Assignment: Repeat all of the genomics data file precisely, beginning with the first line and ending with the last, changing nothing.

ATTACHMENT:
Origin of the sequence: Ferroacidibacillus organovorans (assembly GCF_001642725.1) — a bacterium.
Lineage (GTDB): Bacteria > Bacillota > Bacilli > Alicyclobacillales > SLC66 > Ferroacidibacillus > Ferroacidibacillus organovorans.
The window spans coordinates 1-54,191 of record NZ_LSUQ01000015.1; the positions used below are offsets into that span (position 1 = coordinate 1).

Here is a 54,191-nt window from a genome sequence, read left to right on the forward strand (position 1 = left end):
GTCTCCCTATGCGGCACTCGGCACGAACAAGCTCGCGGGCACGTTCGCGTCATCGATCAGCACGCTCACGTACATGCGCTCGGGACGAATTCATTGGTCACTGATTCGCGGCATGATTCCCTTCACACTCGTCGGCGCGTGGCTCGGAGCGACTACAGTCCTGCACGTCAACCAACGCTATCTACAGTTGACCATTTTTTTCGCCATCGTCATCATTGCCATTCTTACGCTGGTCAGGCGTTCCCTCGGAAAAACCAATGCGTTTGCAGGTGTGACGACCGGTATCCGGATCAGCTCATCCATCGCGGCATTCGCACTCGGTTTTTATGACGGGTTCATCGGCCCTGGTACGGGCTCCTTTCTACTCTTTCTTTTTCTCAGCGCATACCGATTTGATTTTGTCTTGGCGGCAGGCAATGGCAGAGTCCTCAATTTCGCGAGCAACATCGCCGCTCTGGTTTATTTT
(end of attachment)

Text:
Origin of the sequence: Ferroacidibacillus organovorans (assembly GCF_001642725.1) — a bacterium.
Lineage (GTDB): Bacteria > Bacillota > Bacilli > Alicyclobacillales > SLC66 > Ferroacidibacillus > Ferroacidibacillus organovorans.
The window spans coordinates 1-54,191 of record NZ_LSUQ01000015.1; the positions used below are offsets into that span (position 1 = coordinate 1).

Here is a 54,191-nt window from a genome sequence, read left to right on the forward strand (position 1 = left end):
GTCTCCCTATGCGGCACTCGGCACGAACAAGCTCGCGGGCACGTTCGCGTCATCGATCAGCACGCTCACGTACATGCGCTCGGGACGAATTCATTGGTCACTGATTCGCGGCATGATTCCCTTCACACTCGTCGGCGCGTGGCTCGGAGCGACTACAGTCCTGCACGTCAACCAACGCTATCTACAGTTGACCATTTTTTTCGCCATCGTCATCATTGCCATTCTTACGCTGGTCAGGCGTTCCCTCGGAAAAACCAATGCGTTTGCAGGTGTGACGACCGGTATCCGGATCAGCTCATCCATCGCGGCATTCGCACTCGGTTTTTATGACGGGTTCATCGGCCCTGGTACGGGCTCCTTTCTACTCTTTCTTTTTCTCAGCGCATACCGATTTGATTTTGTCTTGGCGGCAGGCAATGGCAGAGTCCTCAATTTCGCGAGCAACATCGCCGCTCTGGTTTATTTT